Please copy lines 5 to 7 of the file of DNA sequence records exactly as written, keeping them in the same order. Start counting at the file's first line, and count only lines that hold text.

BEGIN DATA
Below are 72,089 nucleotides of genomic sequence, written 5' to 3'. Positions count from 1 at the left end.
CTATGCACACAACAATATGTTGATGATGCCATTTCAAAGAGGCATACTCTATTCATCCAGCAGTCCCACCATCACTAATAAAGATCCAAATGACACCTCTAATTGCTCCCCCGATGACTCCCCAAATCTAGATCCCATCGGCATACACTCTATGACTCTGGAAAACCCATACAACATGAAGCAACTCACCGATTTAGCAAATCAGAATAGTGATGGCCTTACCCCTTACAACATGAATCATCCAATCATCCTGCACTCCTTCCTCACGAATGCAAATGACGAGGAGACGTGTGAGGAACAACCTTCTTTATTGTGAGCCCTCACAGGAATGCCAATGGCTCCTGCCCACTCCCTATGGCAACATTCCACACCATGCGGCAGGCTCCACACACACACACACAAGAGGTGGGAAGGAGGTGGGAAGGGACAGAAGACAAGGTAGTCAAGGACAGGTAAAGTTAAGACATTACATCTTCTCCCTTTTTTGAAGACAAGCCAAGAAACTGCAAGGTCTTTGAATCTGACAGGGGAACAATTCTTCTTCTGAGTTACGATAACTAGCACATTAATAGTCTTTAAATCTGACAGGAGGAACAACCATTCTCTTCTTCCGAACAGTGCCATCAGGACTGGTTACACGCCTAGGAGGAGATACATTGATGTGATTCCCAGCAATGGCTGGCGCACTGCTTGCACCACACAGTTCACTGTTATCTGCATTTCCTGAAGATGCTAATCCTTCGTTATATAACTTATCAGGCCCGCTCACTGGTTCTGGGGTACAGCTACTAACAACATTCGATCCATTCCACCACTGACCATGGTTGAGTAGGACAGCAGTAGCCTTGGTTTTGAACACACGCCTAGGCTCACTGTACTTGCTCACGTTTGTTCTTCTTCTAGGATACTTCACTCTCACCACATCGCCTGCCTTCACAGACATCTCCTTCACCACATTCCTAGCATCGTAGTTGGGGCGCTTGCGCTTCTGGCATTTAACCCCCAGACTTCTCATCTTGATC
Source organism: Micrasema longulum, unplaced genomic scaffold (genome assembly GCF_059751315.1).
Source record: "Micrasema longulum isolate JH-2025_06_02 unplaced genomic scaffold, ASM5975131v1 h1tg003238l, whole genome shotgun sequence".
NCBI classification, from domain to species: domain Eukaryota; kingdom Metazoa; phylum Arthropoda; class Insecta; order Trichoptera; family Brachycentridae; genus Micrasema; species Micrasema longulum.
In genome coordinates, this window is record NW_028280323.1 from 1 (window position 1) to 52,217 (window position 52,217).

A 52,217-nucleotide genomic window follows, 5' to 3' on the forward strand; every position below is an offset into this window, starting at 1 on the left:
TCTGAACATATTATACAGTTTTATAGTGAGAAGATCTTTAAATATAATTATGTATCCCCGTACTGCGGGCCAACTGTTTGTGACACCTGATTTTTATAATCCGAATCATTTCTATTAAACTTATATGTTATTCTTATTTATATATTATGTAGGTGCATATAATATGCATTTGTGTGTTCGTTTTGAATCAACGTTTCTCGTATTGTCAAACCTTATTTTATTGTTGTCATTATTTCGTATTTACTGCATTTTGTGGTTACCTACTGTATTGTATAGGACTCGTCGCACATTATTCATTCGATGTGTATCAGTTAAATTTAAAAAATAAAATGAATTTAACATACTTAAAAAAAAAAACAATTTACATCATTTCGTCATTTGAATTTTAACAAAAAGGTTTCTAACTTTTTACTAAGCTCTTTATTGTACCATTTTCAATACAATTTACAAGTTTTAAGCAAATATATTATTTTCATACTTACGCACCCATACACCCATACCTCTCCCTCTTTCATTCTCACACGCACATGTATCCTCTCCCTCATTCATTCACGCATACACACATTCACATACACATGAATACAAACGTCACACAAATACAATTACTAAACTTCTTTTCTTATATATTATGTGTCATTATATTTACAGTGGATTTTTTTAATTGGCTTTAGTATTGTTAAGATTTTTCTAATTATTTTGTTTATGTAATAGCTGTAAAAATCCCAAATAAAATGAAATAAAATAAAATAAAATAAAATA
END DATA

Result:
NCBI classification, from domain to species: domain Eukaryota; kingdom Metazoa; phylum Arthropoda; class Insecta; order Trichoptera; family Brachycentridae; genus Micrasema; species Micrasema longulum.
In genome coordinates, this window is record NW_028280323.1 from 1 (window position 1) to 52,217 (window position 52,217).

A 52,217-nucleotide genomic window follows, 5' to 3' on the forward strand; every position below is an offset into this window, starting at 1 on the left: